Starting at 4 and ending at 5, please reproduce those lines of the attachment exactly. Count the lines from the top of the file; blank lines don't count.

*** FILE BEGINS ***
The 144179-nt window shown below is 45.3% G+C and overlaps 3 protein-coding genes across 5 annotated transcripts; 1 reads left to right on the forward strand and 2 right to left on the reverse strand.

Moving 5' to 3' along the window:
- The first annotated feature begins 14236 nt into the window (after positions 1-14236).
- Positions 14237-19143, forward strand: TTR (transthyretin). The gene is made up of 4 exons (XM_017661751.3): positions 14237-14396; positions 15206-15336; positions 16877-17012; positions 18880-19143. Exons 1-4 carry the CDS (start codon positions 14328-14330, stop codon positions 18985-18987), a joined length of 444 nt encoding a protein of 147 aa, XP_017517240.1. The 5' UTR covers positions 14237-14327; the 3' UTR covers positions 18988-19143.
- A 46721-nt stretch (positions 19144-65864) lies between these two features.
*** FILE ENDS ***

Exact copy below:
- Positions 14237-19143, forward strand: TTR (transthyretin). The gene is made up of 4 exons (XM_017661751.3): positions 14237-14396; positions 15206-15336; positions 16877-17012; positions 18880-19143. Exons 1-4 carry the CDS (start codon positions 14328-14330, stop codon positions 18985-18987), a joined length of 444 nt encoding a protein of 147 aa, XP_017517240.1. The 5' UTR covers positions 14237-14327; the 3' UTR covers positions 18988-19143.
- A 46721-nt stretch (positions 19144-65864) lies between these two features.